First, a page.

Lower rather than higher concentrations of circulating androgens contribute to symptoms of depression in women with polycystic ovary syndrome (PCOS), according to a study published in Psychoneuroendocrinology.

A growing body of evidence suggests that psychological disorders such as depression, anxiety and eating disorders are more common in women with PCOS—a condition characterized by clinical signs of hirsutism, high circulating levels of androgens, irregular menstrual cycles and polycystic ovaries—than in normally ovulating, nonhyperandrogenic peers. However, few data exist on the possible association between hormonal derangements in PCOS and these psychological disorders.

The group led by Elisabet Stener-Victorin from the University of Gothenburg had previously shown that women with PCOS display more symptoms of anxiety and depression than healthy control individuals. In addition, the investigators demonstrated that the circulating levels of all sex steroids, precursors and glucuronidated androgen metabolites, as well as insulin resistance and sympathetic nerve activity, were higher in women with PCOS than in women without this condition, which raised the question of whether any of these disturbances could explain the symptoms of anxiety and depression associated with PCOS.

Using state-of-the-art technology, the two cardinal hormonal manifestations of PCOS—hyperandrogenemia and insulin resistance—were quantified in a cohort of 72 women with PCOS aged 21–37 years. Symptoms of anxiety and depression were measured with the Comprehensive Psychopathological Rating Scale for Affective Syndromes (CPRS-S-A), a previously validated and reliable tool frequently used in clinical practice.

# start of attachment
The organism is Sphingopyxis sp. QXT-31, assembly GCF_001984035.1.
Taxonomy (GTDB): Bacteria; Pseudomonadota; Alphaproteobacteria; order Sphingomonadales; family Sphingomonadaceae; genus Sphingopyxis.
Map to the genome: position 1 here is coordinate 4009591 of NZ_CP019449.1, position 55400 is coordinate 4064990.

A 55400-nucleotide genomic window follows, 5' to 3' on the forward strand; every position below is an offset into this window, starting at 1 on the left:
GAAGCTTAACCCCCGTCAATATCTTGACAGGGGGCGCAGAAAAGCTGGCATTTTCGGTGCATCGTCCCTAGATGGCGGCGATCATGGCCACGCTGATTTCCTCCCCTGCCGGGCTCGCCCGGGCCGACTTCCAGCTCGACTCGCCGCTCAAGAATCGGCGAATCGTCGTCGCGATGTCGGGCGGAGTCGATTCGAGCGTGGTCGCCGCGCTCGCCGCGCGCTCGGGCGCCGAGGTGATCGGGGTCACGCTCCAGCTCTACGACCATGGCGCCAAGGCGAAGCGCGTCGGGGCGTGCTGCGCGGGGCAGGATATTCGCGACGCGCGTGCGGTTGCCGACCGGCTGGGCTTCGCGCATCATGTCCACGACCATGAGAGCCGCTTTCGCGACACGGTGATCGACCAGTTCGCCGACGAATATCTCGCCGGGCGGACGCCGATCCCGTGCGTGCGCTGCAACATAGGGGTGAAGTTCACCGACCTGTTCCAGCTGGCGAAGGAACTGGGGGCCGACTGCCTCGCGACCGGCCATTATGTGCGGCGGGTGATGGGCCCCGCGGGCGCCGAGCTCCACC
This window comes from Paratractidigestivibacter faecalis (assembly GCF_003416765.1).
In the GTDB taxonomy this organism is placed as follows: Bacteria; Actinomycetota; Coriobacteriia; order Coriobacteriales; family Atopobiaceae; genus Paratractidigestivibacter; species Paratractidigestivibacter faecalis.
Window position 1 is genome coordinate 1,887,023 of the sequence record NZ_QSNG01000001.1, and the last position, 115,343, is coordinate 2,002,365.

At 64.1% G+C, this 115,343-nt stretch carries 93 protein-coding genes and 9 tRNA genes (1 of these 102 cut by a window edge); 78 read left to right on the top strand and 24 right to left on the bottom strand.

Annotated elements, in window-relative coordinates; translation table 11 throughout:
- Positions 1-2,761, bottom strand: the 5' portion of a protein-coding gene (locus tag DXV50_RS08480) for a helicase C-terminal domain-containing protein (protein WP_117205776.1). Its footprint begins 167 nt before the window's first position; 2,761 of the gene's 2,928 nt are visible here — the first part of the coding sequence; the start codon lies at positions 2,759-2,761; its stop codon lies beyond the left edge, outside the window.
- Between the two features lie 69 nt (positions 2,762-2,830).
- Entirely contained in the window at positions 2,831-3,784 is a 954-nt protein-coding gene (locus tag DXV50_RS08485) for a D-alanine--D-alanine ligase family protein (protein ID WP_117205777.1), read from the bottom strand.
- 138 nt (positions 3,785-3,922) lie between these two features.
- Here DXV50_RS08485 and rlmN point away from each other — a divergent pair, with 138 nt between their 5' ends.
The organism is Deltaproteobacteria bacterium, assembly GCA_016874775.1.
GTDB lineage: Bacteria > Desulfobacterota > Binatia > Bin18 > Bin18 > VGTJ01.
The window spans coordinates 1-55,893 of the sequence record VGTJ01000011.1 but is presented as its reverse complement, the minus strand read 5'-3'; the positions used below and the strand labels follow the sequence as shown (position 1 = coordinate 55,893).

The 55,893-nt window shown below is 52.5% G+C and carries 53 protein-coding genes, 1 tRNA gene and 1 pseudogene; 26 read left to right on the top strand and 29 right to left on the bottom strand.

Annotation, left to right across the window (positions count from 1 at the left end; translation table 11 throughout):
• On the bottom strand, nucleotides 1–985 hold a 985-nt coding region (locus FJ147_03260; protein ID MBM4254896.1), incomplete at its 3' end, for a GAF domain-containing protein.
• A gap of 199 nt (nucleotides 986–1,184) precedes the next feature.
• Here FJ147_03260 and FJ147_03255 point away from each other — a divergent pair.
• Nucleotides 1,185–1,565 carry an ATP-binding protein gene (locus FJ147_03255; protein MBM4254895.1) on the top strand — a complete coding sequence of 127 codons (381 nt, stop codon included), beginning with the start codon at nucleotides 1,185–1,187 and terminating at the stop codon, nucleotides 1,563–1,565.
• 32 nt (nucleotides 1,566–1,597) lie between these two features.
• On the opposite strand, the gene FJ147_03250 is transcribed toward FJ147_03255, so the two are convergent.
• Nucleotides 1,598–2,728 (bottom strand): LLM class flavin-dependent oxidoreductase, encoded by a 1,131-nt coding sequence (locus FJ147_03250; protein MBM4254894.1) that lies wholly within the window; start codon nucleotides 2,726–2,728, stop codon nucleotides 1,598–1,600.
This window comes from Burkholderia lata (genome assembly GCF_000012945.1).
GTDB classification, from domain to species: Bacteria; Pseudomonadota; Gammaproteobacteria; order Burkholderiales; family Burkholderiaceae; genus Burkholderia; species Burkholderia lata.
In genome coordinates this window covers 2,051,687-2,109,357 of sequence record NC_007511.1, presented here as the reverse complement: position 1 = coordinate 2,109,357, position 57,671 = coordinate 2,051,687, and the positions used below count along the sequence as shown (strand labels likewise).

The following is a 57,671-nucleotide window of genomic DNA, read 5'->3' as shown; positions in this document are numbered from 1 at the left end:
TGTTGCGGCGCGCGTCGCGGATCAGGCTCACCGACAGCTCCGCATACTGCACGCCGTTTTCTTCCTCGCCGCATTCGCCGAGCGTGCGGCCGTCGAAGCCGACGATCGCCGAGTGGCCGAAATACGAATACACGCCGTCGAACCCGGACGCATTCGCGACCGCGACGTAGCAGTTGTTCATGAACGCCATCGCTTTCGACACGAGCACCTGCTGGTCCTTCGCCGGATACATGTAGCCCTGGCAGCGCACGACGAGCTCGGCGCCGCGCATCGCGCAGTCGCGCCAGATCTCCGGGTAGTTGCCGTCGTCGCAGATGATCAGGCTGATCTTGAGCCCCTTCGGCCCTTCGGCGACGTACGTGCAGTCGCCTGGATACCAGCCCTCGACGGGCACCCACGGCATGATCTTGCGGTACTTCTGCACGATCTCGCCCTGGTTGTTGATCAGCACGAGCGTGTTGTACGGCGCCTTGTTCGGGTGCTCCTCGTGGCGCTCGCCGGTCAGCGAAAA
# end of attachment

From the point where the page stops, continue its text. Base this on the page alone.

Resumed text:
Of note, the study revealed an inverse relationship between androgens and depression. “This finding is intriguing,” says Evanthia Diamanti-Kandarakis, Professor of Medicine at the University of Athens Medical School, who was not involved in the study, “since from the available reports a rather positive association among these two parameters was expected.” In addition, no association between the degree of insulin resistance or sympathetic activity and either depression or anxiety was found, maybe because these factors were measured in only 42 of the patients. To elucidate the potential relationships between psychological disorders and hormonal findings, “a larger cohort may be needed, since a power analysis was not conducted,” adds Diamanti-Kandarakis.

Nevertheless, “women with PCOS should routinely be screened for symptoms of anxiety and depression to further increase our understanding of the treatment of these symptoms,” concludes Stener-Victorin.